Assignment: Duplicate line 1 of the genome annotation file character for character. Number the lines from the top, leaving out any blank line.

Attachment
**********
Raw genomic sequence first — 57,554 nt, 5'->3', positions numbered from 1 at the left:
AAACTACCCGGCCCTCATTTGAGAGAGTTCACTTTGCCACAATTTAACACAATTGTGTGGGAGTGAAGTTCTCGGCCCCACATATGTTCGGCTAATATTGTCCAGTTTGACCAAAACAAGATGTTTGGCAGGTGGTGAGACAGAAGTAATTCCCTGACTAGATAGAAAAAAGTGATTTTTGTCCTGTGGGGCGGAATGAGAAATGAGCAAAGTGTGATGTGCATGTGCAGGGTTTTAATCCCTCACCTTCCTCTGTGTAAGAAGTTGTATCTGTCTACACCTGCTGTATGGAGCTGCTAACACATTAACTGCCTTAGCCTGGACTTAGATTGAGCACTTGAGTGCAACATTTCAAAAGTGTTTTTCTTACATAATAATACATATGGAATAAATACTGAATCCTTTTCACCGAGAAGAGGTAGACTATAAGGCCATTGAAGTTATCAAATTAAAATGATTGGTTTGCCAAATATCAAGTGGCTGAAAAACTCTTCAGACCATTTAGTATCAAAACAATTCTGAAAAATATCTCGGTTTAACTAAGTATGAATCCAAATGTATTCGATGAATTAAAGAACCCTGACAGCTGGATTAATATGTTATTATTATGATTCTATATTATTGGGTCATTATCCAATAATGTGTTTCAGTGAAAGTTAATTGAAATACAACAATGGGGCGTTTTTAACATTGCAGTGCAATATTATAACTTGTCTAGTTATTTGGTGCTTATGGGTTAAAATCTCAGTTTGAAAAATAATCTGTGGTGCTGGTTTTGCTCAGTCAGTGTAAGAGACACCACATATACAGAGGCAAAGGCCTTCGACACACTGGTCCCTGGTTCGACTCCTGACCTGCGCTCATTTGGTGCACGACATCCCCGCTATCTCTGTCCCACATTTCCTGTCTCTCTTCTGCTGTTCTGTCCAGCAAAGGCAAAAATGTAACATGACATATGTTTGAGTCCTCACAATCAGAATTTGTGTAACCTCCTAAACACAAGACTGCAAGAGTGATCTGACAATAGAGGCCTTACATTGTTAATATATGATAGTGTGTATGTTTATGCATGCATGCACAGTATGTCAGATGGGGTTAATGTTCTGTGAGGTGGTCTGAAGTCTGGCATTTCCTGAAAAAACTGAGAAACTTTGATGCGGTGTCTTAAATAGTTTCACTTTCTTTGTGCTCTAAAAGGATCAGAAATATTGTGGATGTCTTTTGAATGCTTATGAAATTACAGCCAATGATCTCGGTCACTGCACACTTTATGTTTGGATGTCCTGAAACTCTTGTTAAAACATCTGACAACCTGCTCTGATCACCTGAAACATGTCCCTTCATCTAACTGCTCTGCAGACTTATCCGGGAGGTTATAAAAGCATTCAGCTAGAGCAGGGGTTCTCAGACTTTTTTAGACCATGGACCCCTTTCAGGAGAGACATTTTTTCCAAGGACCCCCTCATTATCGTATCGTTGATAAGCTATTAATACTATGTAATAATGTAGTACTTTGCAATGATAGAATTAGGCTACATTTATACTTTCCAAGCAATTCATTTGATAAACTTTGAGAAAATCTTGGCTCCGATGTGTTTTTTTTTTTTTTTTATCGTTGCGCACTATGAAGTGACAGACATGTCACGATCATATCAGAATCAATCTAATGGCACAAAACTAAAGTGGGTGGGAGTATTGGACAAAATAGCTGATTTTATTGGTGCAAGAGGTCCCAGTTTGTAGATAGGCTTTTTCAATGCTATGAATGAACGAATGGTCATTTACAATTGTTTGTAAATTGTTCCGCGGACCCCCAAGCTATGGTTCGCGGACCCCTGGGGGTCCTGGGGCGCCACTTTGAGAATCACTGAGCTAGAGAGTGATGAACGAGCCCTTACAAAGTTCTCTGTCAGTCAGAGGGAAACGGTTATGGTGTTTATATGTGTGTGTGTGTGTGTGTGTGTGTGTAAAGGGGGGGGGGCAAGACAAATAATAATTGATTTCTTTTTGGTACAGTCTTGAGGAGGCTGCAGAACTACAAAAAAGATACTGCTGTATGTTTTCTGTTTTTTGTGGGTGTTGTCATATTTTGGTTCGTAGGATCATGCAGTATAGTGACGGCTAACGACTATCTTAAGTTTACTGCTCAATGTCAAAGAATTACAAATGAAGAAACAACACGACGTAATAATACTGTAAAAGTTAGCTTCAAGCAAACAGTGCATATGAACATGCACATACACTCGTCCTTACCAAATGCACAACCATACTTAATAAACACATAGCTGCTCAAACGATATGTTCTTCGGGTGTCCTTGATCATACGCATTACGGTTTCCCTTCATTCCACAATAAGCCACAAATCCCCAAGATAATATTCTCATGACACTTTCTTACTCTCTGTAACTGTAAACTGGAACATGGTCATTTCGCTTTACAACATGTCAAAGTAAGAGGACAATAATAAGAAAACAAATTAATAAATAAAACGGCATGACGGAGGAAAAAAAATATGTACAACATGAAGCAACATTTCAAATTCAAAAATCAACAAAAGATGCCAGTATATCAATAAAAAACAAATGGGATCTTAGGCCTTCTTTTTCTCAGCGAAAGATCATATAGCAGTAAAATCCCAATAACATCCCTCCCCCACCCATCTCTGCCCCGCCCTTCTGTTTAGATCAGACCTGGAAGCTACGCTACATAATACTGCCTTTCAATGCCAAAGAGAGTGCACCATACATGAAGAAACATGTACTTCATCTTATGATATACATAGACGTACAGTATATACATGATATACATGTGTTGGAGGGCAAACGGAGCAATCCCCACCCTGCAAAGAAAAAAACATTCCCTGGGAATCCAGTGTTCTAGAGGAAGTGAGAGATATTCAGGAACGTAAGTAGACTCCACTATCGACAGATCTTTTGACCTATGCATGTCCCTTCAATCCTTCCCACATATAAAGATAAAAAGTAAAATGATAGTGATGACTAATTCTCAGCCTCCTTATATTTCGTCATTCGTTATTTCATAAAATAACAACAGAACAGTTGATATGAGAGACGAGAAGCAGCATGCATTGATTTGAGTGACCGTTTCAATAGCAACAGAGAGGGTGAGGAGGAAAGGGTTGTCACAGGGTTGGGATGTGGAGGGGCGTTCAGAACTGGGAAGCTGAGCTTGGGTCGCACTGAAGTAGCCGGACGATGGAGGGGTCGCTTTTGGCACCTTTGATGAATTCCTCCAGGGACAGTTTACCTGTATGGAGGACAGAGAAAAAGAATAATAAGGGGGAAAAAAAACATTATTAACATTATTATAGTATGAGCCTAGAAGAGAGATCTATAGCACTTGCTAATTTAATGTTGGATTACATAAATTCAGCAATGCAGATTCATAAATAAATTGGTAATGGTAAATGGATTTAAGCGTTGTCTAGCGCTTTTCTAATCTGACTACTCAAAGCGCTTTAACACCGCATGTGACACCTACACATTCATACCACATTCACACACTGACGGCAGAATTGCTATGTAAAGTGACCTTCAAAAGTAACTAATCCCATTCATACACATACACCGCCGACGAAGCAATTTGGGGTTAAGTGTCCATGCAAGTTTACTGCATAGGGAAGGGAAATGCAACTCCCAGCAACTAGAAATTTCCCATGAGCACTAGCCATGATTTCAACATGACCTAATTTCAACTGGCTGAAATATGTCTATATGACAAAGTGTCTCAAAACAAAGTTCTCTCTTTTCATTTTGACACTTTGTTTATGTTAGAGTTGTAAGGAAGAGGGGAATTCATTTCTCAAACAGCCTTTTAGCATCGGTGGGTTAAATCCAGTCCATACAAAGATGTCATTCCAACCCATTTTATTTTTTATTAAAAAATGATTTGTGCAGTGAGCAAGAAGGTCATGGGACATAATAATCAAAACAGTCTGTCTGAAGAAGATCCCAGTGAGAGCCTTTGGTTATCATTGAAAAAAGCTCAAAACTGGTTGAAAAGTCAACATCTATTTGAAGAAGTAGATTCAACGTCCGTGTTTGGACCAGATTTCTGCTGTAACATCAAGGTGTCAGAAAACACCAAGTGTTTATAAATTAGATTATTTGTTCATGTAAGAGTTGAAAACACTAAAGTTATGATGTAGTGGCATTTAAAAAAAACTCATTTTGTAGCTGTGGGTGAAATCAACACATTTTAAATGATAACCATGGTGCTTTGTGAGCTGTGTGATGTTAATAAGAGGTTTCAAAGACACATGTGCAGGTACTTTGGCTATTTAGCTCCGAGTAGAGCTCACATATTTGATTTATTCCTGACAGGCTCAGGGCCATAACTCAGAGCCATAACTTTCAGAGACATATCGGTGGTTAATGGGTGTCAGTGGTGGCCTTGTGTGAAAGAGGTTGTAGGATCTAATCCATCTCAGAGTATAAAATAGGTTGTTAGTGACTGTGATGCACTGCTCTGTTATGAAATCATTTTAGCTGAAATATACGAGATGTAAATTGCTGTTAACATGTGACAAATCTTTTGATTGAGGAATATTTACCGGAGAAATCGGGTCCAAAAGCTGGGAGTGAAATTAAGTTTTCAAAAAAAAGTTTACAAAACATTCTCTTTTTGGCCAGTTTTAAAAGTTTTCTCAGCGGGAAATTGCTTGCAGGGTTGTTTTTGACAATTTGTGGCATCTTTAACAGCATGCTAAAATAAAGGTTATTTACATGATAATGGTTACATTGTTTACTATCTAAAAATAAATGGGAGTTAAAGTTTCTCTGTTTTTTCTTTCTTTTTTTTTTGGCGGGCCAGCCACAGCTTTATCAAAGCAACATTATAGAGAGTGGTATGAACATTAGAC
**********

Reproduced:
Raw genomic sequence first — 57,554 nt, 5'->3', positions numbered from 1 at the left: